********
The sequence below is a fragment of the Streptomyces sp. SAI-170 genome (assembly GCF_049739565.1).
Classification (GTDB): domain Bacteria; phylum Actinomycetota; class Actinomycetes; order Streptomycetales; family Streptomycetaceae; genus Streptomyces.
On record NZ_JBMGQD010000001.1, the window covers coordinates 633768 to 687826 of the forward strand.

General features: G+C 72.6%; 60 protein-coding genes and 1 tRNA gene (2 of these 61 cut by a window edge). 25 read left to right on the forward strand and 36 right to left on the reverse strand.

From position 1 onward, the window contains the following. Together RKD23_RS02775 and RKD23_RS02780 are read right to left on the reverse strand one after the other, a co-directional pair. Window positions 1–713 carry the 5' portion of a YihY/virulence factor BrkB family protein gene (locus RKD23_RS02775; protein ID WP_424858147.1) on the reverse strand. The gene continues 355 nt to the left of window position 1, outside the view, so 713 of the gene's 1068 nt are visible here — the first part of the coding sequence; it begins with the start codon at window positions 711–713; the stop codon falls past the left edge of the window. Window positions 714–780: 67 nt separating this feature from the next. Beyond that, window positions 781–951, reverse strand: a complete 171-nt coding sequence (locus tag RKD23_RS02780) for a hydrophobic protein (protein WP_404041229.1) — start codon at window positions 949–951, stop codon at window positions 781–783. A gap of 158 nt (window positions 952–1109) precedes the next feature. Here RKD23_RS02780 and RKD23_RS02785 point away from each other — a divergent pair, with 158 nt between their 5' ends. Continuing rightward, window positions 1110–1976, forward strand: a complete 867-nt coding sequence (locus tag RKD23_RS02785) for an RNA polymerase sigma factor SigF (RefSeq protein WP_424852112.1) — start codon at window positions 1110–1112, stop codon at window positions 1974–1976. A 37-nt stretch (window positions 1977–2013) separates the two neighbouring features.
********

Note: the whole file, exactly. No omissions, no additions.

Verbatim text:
The sequence below is a fragment of the Streptomyces sp. SAI-170 genome (assembly GCF_049739565.1).
Classification (GTDB): domain Bacteria; phylum Actinomycetota; class Actinomycetes; order Streptomycetales; family Streptomycetaceae; genus Streptomyces.
On record NZ_JBMGQD010000001.1, the window covers coordinates 633768 to 687826 of the forward strand.

General features: G+C 72.6%; 60 protein-coding genes and 1 tRNA gene (2 of these 61 cut by a window edge). 25 read left to right on the forward strand and 36 right to left on the reverse strand.

From position 1 onward, the window contains the following. Together RKD23_RS02775 and RKD23_RS02780 are read right to left on the reverse strand one after the other, a co-directional pair. Window positions 1–713 carry the 5' portion of a YihY/virulence factor BrkB family protein gene (locus RKD23_RS02775; protein ID WP_424858147.1) on the reverse strand. The gene continues 355 nt to the left of window position 1, outside the view, so 713 of the gene's 1068 nt are visible here — the first part of the coding sequence; it begins with the start codon at window positions 711–713; the stop codon falls past the left edge of the window. Window positions 714–780: 67 nt separating this feature from the next. Beyond that, window positions 781–951, reverse strand: a complete 171-nt coding sequence (locus tag RKD23_RS02780) for a hydrophobic protein (protein WP_404041229.1) — start codon at window positions 949–951, stop codon at window positions 781–783. A gap of 158 nt (window positions 952–1109) precedes the next feature. Here RKD23_RS02780 and RKD23_RS02785 point away from each other — a divergent pair, with 158 nt between their 5' ends. Continuing rightward, window positions 1110–1976, forward strand: a complete 867-nt coding sequence (locus tag RKD23_RS02785) for an RNA polymerase sigma factor SigF (RefSeq protein WP_424852112.1) — start codon at window positions 1110–1112, stop codon at window positions 1974–1976. A 37-nt stretch (window positions 1977–2013) separates the two neighbouring features.